I guess we did a lot

James and Brenda renewing vows at 50th wedding anniversary

I went to a 50th wedding anniversary celebration last weekend. It was organized by the kids of the couple. Well, kids is a misnomer, since they are adults — married with their own children.

They’d organized an event to celebrate and honor this couple, James and Brenda, who’ve been married for 50 years. That’s a long time. A lot of life passing by. The world is very different now than it was in 1967. That was before man ever set foot on the moon. The cold war was still very cold with no end in sight. And the Viet Nam war was on the nightly news.

The celebration included a renewal of the vows. When you’re young, somewhere around 20, making wedding vows, it’s all about the future, hopes and dreams. Renewing them 50 years later finds us having made it through a lot of changes and life events we never imagined. It also finds us looking into a future that we know nothing about, but possibly we understand what that may hold a little bit better, because we have experienced more of what all of life can throw at us.

Anyway, back to the celebration. The renewal of the vows was followed by a slideshow. Images from that lifetime together, all the way back to the original wedding. Then scenes from life together, kids growing up, doing family, travels and vacations, milestones. Random images to onlookers. Full of meaning and memories for those who lived them.

After the slideshow came video greetings from friends and family who couldn’t make it to the celebration, sharing their memories and encouragements.

Displayed around the room were more pictures and memorabilia from 5 decades. So just being at the event, you got a sense of the magnitude of all that’s happened over the years.

Here are two people who’ve walked down life’s path together, through all the changes. It’s both amazing and encouraging to see that it’s actually possible to make it through all that and come out still liking each other and wanting to spend more years together.

After the celebration I was talking with James and told him “That’s quite an accomplishment. It was great to see the pictures and home movies to get a feeling of all that’s happened in your family over all those years.”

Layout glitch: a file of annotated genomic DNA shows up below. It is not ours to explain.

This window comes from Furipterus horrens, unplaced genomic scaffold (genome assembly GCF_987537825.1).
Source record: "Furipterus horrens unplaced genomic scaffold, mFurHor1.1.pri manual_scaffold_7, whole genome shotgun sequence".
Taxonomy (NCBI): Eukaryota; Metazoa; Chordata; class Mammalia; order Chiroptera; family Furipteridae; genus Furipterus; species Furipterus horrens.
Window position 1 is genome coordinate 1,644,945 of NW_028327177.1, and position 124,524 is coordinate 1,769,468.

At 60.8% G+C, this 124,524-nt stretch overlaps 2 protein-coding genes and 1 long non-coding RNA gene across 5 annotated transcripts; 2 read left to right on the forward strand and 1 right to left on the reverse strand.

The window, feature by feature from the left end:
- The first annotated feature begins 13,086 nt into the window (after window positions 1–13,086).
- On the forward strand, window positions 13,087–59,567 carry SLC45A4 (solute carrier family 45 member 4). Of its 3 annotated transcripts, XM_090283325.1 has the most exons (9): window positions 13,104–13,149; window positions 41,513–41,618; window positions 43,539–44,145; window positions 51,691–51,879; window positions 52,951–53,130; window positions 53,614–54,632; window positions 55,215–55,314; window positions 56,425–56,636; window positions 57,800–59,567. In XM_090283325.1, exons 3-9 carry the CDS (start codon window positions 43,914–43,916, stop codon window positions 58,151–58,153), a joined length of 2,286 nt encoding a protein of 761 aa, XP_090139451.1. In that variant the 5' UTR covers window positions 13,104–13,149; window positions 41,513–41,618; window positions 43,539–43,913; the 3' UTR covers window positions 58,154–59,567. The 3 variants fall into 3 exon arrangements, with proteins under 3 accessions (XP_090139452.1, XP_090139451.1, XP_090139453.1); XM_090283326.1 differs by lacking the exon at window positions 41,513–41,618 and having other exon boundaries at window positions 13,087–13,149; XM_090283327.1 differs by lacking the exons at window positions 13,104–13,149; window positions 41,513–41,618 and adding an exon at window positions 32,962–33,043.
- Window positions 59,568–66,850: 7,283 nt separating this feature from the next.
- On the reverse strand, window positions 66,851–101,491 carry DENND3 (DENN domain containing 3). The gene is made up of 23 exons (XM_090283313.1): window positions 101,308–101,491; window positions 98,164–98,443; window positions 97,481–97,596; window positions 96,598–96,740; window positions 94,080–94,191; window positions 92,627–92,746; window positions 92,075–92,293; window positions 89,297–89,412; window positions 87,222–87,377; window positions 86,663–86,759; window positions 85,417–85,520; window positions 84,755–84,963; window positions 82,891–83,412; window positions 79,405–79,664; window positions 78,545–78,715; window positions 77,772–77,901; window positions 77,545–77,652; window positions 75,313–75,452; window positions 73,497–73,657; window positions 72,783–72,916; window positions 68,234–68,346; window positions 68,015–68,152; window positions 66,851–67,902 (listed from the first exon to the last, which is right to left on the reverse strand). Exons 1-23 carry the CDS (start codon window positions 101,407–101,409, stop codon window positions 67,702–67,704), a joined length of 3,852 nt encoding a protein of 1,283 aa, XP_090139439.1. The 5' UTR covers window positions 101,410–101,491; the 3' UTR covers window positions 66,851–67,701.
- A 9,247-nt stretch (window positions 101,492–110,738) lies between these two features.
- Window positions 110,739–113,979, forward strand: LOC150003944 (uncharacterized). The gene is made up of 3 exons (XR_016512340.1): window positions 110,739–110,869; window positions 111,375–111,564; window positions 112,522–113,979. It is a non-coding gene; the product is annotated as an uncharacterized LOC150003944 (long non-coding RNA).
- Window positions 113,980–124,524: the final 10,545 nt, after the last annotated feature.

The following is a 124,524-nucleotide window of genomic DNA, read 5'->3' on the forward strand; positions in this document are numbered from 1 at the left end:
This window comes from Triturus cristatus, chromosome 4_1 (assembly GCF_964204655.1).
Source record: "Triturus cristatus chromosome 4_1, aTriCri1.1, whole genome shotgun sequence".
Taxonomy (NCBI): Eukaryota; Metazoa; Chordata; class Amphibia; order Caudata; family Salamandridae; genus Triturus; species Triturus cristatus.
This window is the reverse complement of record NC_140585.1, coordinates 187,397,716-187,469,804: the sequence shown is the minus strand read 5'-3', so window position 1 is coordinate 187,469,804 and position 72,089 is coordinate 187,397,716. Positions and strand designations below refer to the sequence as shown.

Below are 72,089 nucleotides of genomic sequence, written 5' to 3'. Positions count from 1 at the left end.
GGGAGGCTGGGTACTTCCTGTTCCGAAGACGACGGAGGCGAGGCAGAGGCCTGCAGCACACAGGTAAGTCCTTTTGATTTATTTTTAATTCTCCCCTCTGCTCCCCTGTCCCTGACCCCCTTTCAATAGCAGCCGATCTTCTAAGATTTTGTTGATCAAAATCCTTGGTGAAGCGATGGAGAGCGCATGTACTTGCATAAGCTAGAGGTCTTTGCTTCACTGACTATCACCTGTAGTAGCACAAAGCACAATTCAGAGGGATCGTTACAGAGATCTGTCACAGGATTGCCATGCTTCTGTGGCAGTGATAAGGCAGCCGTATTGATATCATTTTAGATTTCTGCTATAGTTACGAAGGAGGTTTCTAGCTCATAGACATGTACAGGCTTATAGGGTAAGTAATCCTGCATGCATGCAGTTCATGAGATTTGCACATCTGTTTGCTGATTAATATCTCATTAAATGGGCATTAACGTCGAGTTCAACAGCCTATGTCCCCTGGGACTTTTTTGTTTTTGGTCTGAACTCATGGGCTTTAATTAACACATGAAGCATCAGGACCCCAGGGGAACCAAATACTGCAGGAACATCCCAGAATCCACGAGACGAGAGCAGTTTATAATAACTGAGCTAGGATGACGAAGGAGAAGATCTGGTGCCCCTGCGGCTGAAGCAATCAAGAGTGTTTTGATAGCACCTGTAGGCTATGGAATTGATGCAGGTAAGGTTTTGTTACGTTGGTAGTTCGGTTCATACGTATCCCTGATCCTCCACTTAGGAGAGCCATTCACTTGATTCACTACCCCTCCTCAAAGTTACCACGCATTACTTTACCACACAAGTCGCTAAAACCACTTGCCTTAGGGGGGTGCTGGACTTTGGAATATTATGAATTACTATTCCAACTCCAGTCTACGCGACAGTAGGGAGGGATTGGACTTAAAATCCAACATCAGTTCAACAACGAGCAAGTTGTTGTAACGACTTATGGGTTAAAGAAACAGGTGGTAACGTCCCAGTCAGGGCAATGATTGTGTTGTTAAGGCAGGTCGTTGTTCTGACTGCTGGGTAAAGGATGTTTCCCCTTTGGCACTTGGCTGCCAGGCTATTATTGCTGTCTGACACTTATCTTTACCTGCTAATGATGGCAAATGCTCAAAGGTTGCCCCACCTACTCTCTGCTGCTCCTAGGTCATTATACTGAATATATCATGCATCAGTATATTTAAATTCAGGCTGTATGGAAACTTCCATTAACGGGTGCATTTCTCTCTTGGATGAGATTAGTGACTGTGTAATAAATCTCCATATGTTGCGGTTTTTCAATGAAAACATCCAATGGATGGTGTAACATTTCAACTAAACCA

James looked at me and said: “Yeah, I guess we did do a lot.” There was an amount of surprise in his voice.

I realized that like so many of us, in daily living, working and going about what’s here and now, much of what happened in years past had slipped his mind. Not totally forgotten — just not there in front of the mind’s eye. As the saying goes, out of sight, out of mind.

Yet when that happens, we also lose track of how life is really doing, because right here, right now isn’t much of a perspective. It’s well suited to instant gratification, but balance goes out the window and milestones are forgotten. So we may be left feeling like we haven’t accomplished much of anything. Worse yet, like maybe my life wasn’t worth anything.

As humans we are created for relationships. We need other people and we need people who have gone and will go the distance with us.

When I was growing up and we had dinners with the relatives, I always found it funny how the adults would sit around and talk about events that happened years ago. Much later I realized that they used that time of talking and sharing memories to remember and at the same time strengthening their bonds. It was a way of saying “look what we’ve been through together, look what we’ve done together. That’s when I realized that our shared past makes us stronger. They were saying, we’ve always been there for each other and that means we’ll be there for each other tomorrow.

50th wedding anniversary cakeThe other night, I saw the same thing in James and Brenda. They’ve shared a lifetime together, through thick and thin and they look forward to more time together, while also giving their children and grandchildren a legacy of doing things together and making relationships endure over time. That’s powerful.

Now retired, James and Brenda are very much involved in their children and grandchildren’s lives, active in church and generally moving forward. Of course nobody knows what the years ahead will bring, but they’re looking at it together and continuing with their relationship. Quite an accomplishment.

Are you in a marriage/friendship/relationship that has endured over many years? What has been involved in making it last? How have you invested in it to keep it going?